For the past 15 years, designer Liz Lange has been bringing chic maternity style to expectant moms. Her first collection started as an exclusive, high-end line sold only in Lange’s small boutiques in New York and Los Angeles, but five years in, the mother of Gus, 14, and Alice, 12, decided to go after a broader audience.
It’s reader email week and I’ve picked my favorite. I’m not going to name my e-mailer because I think she speaks for a lot of women. Here’s what she wrote:
It used to be that a grandparent’s role was to coo at the baby and roll his or her eyes at mom’s newfangled parenting ideas. Not so much anymore.
More grandparents-to-be want to be helpful and up to date, and they’re willing to show up to class to prove it. Grandparent workshops and classes, such as the “Grandparenting 101” course at the Medical Center of Plano in Texas, are popping up across the country.
Pregnancy is a time when you need advice and information from your doctor, and you’ll likely get it if you ask enough questions. But prenatal checkups can fly by so fast that you forget to ask. Or you may be too flustered to understand the answers.
“Many little things can get in the way of a woman communicating effectively with her obstetrician,” says Stephanie Teal, M.D., an OB-GYN at Columbia University College of Physicians and Surgeons in New York. In fact, even the most self-confident expectant mom can use a few pointers on how to talk with her doc.
It was heartburn that got me in the end. I could take the swelling, the back pain, the constant trips to the bathroom, the itchy skin, the fatigue, the sweating, the sleeplessness and even the psychological shock of seeing the scale tip 200 pounds. But the constant, searing pain of heartburn made the miracle of pregnancy seem more like a curse—by the middle of my third trimester, my mantra had changed from "Please, let him be healthy!" to "Just get him OUT!"
From the minute you have a positive pregnancy test, you’re counting the days until you meet your baby. All the while, there’s a lot happening behind the scenes. This timeline will provide you with a week-by-week look at what’s going on with you and your baby, as well as reminders about what you can do at every stage to have the healthiest pregnancy possible.
First things first
You may be surprised to discover the variations in childbirth classes—some are months long while others last a day; some take place in a hospital and others are conducted in the educator’s home.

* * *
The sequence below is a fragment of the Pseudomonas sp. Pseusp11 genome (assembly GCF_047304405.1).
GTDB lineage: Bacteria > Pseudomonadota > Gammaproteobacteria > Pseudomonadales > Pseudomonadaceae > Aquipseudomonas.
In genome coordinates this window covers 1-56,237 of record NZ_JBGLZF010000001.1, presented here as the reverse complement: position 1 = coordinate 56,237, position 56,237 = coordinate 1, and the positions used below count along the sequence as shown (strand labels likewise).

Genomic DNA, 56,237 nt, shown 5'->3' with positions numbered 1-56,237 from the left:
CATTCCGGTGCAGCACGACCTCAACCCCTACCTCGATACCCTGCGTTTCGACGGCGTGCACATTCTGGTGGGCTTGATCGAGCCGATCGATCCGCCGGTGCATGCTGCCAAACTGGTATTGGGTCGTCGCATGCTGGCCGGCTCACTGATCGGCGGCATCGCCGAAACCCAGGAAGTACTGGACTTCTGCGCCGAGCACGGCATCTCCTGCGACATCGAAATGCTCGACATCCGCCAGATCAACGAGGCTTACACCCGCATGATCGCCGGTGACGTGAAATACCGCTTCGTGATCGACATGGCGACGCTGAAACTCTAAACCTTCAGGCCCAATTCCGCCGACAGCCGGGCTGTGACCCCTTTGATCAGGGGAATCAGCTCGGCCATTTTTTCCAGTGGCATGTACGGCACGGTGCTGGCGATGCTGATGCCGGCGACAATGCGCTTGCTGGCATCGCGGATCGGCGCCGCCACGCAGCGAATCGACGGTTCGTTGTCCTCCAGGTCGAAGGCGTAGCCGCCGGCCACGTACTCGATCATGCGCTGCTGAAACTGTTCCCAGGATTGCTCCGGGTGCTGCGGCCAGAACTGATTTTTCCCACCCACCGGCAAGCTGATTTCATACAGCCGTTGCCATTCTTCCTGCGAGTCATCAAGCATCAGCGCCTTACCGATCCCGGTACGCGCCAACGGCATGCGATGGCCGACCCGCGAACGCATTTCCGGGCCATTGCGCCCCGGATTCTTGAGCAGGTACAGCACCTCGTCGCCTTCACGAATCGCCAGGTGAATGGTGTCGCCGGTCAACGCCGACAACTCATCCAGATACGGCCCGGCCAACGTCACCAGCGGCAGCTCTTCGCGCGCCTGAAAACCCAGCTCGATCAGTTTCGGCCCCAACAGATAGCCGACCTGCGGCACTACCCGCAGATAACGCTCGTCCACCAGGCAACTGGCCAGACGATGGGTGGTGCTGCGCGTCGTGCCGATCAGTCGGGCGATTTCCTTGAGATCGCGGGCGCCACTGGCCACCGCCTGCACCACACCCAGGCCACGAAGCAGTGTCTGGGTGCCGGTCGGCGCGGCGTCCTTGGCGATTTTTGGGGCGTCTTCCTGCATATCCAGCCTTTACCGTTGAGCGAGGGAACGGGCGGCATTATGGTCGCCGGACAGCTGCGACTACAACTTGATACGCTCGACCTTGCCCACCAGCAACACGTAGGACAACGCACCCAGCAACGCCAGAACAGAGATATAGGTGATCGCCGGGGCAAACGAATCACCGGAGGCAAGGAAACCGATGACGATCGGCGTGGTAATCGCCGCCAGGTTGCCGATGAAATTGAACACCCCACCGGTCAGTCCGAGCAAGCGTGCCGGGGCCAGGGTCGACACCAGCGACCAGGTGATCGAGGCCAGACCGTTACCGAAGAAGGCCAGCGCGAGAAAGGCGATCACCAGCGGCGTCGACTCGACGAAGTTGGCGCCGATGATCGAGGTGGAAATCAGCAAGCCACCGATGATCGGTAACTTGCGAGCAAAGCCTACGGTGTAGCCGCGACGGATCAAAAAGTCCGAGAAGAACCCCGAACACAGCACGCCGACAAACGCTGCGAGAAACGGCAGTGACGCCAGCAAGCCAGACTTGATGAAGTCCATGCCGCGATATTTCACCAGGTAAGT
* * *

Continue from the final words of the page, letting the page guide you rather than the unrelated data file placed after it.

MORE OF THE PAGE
We’ve been getting some interesting emails and Facebook comments lately with a similar theme. Take this one, for example:
hi! im 7months pregnant. its my first pregnancy, im worried i havnt been visitn d doctor of the clinic. what can i do 2make my baby a healthy baby? and what are the consequences of not seeing the doctor? please i need help.
Or this one:
I'm still on da run en having ground since i was preggy! wat's da matter of taking care of a baby coz i really don't have a good check-up.
When it comes to pregnancy counsel, female family members, pregnant friends and even experienced moms don’t always know best. Yet many expectant women are more apt to listen to those sources than they are to follow medical advice, a 2010 study published in the Journal of Health Psychology found.
Inevitably someone will tell you (wrongly) that if you're carrying low you're having a boy, and vice versa. Here are some actual facts about baby bumps:
Wondering what your baby’s first noticeable movement in utero is going to feel like, and when you might expect it?
Most women experience that first kick between 17 and 22 weeks, says maternal-fetal medicine specialist Alice Cootauco, M.D., of St. Joseph Medical Center in Baltimore. No fluttering yet?
Early in her pregnancy, Deborah Johnson (not her real name) started having on-and-off light bleeding. “At first I was really freaked out,” she recalls. “My immediate reaction was, ‘Oh, this can’t be good.’ ”
She called her doctor, who was concerned but calm. “She said she was going to play it safe by giving me progesterone, but that if the baby wasn’t meant to be, no amount of progesterone was going to make a difference,” Johnson says. Though the spotting continued throughout her entire first trimester, Johnson gave birth to a healthy baby boy six months later.